Mitas E10 Tyre Review

Mitas E-10 4,500 miles review
Being an Adventure Motorcycle Tyre must be the lousiest job in the tyre world. For example, a track day tyre has a short but glorious life and lifts its rider to heroic status, working for the lightest and best handling bikes, in primarily dry weather on the nicest of tarmac. The adventure bike’s tyre on the other hand, has a thankless job where it’s supposed to push around an overloaded machine, providing grip through rain or sun, over broken tarmac, mud and gravel. It’s supposed to do this for thousands of miles, whilst still being stable at motorway speeds and providing moto-grins on twisty mountain roads. A seemingly impossible job.

I set out this summer to ride over exactly these surfaces, so got a set of Mitas E-10s for my BMW F800GS; that’s 90/90-21” and 150/70-17” for the front and rear respectively priced at £69 and £86. I then headed to Minsk, Belarus from Overland’s Oxfordshire office to see whether they would be up to the ‘impossible task’.

Mitas are a Czech brand who, although making tyres for all kinds of off-road vehicles since the early 1930s, have recently been expanding their motorcycle tyre range hugely, to encompass road tyres and especially the adventure travel sector. The Mitas E-10 is classified as an adventure all-terrain tyre. They are one of the most aggressive tyres you can safely fit to a bigger adventure bike. Officially they are rated for 70% off road and 30% on road, and in these conditions, these tyres would probably perform very well. However, in western Europe where we live, most roads are tarmac’d and venturing out on the more fun loose surfaces is a treat, not a daily occurrence.

I fitted them myself in my garage and with my limited tools, everything went fine, though they felt a bit stiffer to fit than my usual brand. Balancing also went well.

My trip took me to Luxembourg, and from there to Warsaw, then to Minsk. That’s about 1,500 miles of initial motorway torture. The tyres at this stage were performing just fine. At every stop I would glance over to see how they were faring; one is always a bit nervous when wearing new tyres and taking them out of their comfort zone.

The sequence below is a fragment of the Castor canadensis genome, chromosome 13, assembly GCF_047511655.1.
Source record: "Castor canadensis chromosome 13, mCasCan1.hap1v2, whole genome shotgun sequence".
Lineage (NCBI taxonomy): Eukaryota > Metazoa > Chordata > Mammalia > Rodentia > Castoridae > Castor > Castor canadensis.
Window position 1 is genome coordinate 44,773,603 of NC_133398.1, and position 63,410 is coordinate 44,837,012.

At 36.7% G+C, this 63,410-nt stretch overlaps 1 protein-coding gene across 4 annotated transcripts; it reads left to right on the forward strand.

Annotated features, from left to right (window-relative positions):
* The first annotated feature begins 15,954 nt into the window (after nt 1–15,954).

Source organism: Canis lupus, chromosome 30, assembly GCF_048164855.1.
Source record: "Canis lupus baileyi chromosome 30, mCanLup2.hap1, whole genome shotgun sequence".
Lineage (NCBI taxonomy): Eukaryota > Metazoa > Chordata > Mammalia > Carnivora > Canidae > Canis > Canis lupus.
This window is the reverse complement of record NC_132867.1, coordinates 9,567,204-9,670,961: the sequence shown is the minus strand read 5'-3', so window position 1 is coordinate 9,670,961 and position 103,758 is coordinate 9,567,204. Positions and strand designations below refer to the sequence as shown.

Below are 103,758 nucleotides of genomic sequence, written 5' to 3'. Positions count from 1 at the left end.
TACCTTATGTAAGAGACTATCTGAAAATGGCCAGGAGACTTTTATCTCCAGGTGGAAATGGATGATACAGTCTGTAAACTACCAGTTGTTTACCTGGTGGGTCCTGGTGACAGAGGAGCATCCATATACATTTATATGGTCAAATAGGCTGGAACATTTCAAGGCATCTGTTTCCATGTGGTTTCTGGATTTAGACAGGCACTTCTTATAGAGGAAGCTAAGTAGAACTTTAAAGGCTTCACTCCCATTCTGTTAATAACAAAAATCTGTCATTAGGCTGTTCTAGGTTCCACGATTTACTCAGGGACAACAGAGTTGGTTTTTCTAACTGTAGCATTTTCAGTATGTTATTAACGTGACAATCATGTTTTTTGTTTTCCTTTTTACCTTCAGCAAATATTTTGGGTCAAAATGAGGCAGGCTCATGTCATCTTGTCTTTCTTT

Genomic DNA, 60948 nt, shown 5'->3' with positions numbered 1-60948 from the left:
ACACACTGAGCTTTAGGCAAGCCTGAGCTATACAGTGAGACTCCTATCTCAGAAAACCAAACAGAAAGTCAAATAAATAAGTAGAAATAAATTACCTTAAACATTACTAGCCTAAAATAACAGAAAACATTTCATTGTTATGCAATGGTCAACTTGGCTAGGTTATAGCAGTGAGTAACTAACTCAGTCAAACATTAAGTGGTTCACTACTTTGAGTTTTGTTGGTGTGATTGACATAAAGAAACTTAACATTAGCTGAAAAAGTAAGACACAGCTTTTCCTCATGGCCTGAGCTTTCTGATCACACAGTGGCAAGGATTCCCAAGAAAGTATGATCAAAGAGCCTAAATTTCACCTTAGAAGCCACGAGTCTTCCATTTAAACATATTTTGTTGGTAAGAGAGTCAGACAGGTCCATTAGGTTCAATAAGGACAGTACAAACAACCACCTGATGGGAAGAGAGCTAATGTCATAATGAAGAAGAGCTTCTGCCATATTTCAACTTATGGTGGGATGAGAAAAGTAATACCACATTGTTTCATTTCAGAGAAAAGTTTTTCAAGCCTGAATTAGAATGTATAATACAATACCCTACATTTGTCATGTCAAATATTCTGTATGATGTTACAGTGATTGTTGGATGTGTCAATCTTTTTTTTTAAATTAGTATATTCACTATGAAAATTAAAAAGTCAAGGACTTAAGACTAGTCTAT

During my visit to Belarus we managed to do some awesome trail rides. The ground is typically soft sand and the forest roads are long and winding. Occasionally I’d hit muddier spots and let the dirt fly as far as I could make it. The way the tread blocks failed to clog, was impressive. On the loose surface, these tyres worked really very well. They inspired confidence and I could really let the rear wheel dance as much as it could. Equally when it came to slowing down, I had a lot of confidence in the front tyre and the consistent grip it provided.

As I was close, I decided that before my return journey would start in earnest, I would ride north to Finland and then across to Sweden. This meant a few more motorway miles, but also quite a lot of smaller and twistier asphalt. This, alas, is where the Mitas E-10s showed their weakness.

The drawback of having a knobbly tyre that can withstand the motorway torture, is that it’s a bit harder, which in turn reduces the feel you get from it through the corners. The end result is that when you are trying to throw 350kgs of loaded adventure bike through the corners on a nice road, you don’t have full confidence. There’s always a bit of concern about just how much grip you have in reserve. Please note, they never actually let go, but the feeling of uncertainty was there. This sadly takes away some of the grin-factor that you get with a softer, perhaps more road-oriented tyre.

As I seem to have bad luck with the weather around Lake Vättern every time I’m in Sweden, and was there just as the (now traditional) heavy rain started, I made my way slowly through the spray and standing water. This is another situation where the harder rubber compound shows its negative side. There’s limited feel from the road on wet tarmac. Your mind is already at full alert trying to navigate the nasty weather and the lack of confidence from the tyres just adds an extra burden to this. I may have been uptight, but again, the E-10s never let go.

The return journey took me through Sweden to Denmark and then to Calais where I boarded the Chunnel.

Back home safely, the tyres have now completed about 4,500 miles, and they’re not as chewed up as I was afraid they’d be. In fact, I expected to change the rear tyre before I even made it back. They are still in good enough condition to have some fun down a nice gravel lane. At this stage they’d be awful on a muddy path, but there’s still some fun to be had. They are approaching their legal limit, so a change is inevitable.

In conclusion; if you use them for what they are designed, that is riding on loose surfaces, they are great tyres. Even if you take them out of their natural environment they are impressive. I did not expect this sort of longevity considering that they had to endure far more motorway miles than was fair to them. The drawback is the lack of feel. If you don’t mind taking it a bit easier in the wet and in the corners, then these tyres will serve you well and they are really competitively priced.

The E-10 comes in a wide variety of sizes and the ‘Dakar’ version (with the thin yellow stripe) has even stiffer sidewalls with Mitas claiming it’s capable of ‘carrying higher loads on longer adventure trips’.

Review by Jocke Selin.